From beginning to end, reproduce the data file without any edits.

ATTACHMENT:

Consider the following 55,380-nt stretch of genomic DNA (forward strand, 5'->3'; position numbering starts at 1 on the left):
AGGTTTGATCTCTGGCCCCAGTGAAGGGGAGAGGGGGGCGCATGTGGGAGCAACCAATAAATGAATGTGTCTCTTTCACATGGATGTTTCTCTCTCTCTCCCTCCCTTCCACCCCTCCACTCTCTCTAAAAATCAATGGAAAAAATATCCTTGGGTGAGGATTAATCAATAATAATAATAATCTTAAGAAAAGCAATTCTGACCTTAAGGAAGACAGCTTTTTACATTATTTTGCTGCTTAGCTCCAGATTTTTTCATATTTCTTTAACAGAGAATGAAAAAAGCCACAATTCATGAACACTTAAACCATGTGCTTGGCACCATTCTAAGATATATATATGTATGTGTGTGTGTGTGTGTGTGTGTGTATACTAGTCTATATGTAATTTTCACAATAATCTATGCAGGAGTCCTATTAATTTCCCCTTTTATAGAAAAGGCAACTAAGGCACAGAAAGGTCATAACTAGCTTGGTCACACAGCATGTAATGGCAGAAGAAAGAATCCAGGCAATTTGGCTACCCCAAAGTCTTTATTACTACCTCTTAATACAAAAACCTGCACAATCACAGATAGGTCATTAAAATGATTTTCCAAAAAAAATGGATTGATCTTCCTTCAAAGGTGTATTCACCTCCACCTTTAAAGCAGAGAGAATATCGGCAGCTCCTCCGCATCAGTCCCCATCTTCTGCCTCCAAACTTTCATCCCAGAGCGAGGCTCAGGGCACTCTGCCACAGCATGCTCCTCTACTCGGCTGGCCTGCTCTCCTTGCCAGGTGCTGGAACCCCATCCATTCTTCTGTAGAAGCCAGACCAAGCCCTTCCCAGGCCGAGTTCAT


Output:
Consider the following 55,380-nt stretch of genomic DNA (forward strand, 5'->3'; position numbering starts at 1 on the left):
AGGTTTGATCTCTGGCCCCAGTGAAGGGGAGAGGGGGGCGCATGTGGGAGCAACCAATAAATGAATGTGTCTCTTTCACATGGATGTTTCTCTCTCTCTCCCTCCCTTCCACCCCTCCACTCTCTCTAAAAATCAATGGAAAAAATATCCTTGGGTGAGGATTAATCAATAATAATAATAATCTTAAGAAAAGCAATTCTGACCTTAAGGAAGACAGCTTTTTACATTATTTTGCTGCTTAGCTCCAGATTTTTTCATATTTCTTTAACAGAGAATGAAAAAAGCCACAATTCATGAACACTTAAACCATGTGCTTGGCACCATTCTAAGATATATATATGTATGTGTGTGTGTGTGTGTGTGTGTGTATACTAGTCTATATGTAATTTTCACAATAATCTATGCAGGAGTCCTATTAATTTCCCCTTTTATAGAAAAGGCAACTAAGGCACAGAAAGGTCATAACTAGCTTGGTCACACAGCATGTAATGGCAGAAGAAAGAATCCAGGCAATTTGGCTACCCCAAAGTCTTTATTACTACCTCTTAATACAAAAACCTGCACAATCACAGATAGGTCATTAAAATGATTTTCCAAAAAAAATGGATTGATCTTCCTTCAAAGGTGTATTCACCTCCACCTTTAAAGCAGAGAGAATATCGGCAGCTCCTCCGCATCAGTCCCCATCTTCTGCCTCCAAACTTTCATCCCAGAGCGAGGCTCAGGGCACTCTGCCACAGCATGCTCCTCTACTCGGCTGGCCTGCTCTCCTTGCCAGGTGCTGGAACCCCATCCATTCTTCTGTAGAAGCCAGACCAAGCCCTTCCCAGGCCGAGTTCAT